Kathe McCoy, Frolic Weymouth and Bonnie Van Alen The Inaugural Board Meeting Alice Hausmann and Bonnie Van Alen
Alice Hausmann joined the effort in 1985 and has been integral to the success of our organization ever since. It was in these early years that the Willistown Area Conservation Program was established, introducing the conservation projects that would eventually result in the creation of the Willistown Conservation Trust as we know it today.
The second segment of our organization’s history is marked by the “official” formation of the Willistown Conservation Trust as its own independent entity in 1996, with the blessing and encouragement of the Brandywine Conservancy.
In the early years, WCT occupied the “Blacksmith Shop” at White Horse Corner. We then moved across the street to the “Saddle Shop” before moving to our current office location in the farmhouse at 925 Providence Road, just south of White Horse Corner.
White Horse Corner Painting Early Land Protection Staff Added 925 Providence Road
This brings us to the third segment of our history, which was a period of vigorous growth in our land protection efforts through the early 2000s. We added land protection and stewardship staff, along with other positions to support our growing organization.
At this time, we were still primarily focused on land protection, i.e., getting private properties under easement. It was also during this time that we were acquiring lands that would eventually become our preserves at Ashbridge, Rushton Woods and Kirkwood.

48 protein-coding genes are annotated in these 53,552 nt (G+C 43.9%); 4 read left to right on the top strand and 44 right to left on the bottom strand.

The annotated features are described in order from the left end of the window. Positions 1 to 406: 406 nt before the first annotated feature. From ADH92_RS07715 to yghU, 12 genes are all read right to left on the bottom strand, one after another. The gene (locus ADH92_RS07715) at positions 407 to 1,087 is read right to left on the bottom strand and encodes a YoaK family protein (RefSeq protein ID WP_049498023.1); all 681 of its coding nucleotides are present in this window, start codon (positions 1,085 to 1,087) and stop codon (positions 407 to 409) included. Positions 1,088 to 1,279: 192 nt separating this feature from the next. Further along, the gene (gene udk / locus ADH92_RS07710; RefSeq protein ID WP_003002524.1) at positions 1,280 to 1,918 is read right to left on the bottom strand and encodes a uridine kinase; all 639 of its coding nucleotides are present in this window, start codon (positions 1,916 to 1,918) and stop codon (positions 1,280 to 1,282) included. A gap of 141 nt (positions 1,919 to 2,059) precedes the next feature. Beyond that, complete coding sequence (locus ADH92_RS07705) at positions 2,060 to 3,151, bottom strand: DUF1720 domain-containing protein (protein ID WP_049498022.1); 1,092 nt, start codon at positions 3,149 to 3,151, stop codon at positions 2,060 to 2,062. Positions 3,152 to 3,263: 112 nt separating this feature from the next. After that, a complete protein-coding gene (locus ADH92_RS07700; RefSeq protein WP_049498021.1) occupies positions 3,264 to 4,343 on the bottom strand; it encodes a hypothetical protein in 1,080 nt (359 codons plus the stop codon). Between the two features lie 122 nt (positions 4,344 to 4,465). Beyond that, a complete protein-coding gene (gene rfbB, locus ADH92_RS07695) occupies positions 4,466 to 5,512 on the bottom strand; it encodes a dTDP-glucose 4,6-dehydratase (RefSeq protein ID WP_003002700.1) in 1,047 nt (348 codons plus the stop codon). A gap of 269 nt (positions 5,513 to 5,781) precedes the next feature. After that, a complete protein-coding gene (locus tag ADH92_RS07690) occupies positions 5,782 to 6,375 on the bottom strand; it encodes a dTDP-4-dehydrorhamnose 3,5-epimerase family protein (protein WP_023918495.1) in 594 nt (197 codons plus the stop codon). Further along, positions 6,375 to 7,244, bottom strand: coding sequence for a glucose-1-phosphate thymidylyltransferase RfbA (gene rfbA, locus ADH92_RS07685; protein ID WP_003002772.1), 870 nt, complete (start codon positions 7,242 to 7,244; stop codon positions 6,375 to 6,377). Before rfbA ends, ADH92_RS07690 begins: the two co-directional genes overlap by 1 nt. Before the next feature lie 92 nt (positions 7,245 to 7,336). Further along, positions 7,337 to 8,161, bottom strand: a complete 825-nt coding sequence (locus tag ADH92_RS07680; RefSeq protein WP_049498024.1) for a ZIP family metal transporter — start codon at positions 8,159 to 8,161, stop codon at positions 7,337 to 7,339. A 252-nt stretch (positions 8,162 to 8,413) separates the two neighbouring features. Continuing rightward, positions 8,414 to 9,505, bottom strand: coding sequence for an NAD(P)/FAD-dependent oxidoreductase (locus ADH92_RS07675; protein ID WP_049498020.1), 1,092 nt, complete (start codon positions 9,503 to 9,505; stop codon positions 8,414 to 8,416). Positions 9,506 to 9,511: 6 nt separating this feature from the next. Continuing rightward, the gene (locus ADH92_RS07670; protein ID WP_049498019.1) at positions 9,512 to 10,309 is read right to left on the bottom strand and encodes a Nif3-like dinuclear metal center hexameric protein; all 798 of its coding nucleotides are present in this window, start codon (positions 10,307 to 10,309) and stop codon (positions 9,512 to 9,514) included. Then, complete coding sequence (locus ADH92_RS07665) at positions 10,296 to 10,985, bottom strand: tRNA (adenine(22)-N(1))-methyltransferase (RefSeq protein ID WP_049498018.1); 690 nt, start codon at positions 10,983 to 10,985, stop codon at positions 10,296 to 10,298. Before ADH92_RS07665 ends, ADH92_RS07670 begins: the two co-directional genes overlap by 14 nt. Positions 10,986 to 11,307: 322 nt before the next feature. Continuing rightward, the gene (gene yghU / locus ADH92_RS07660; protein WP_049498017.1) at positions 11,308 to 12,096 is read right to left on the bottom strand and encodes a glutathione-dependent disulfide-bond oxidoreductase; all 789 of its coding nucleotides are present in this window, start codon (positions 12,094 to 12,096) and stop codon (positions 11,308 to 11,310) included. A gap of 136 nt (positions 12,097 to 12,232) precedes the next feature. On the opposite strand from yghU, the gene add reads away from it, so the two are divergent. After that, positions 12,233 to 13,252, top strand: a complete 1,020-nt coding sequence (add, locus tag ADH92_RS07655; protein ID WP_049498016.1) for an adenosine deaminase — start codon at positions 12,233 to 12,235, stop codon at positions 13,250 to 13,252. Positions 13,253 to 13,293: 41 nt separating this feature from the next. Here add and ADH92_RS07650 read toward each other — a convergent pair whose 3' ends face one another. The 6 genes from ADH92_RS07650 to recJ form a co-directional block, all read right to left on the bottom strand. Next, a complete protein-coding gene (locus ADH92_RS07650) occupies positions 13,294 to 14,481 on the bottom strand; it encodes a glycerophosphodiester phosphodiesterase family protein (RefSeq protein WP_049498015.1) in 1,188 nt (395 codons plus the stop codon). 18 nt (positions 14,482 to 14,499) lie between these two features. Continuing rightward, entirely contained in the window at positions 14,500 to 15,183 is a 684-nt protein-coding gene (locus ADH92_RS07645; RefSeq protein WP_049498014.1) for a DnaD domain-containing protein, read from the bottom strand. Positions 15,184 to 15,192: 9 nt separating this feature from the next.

This solid foundation of protected lands set the stage for the fourth and current era in the history of the Trust. During this time, we saw the emergence and evolution of our robust outreach and research programs, starting with the creation of Rushton Farm in 2008.
Rushton Farm Bird Program Watershed Program
Under the direction of Fred DeLong, the farm occupies six acres of tillable land at the Rushton Woods Preserve. Rushton Farm is a community magnet, with a Community Supported Agricultural (CSA) operation at its core. The food grown at Rushton is enjoyed by CSA members who support the operation financially. Many also volunteer at the farm.
In addition, every week, in season, Fred takes a truckload of food to the West Chester Food Cupboard. Underpinning all of this, the farm is an agroecology laboratory and a demonstration platform for innovating and testing sustainable agricultural practices.
Lisa Kiziuk leads our Bird Program, which began as a banding station that has evolved into a full-blown research operation. The program is recognized internationally for sharing its valuable data about bird health, migration patterns and the importance of habitat preservation.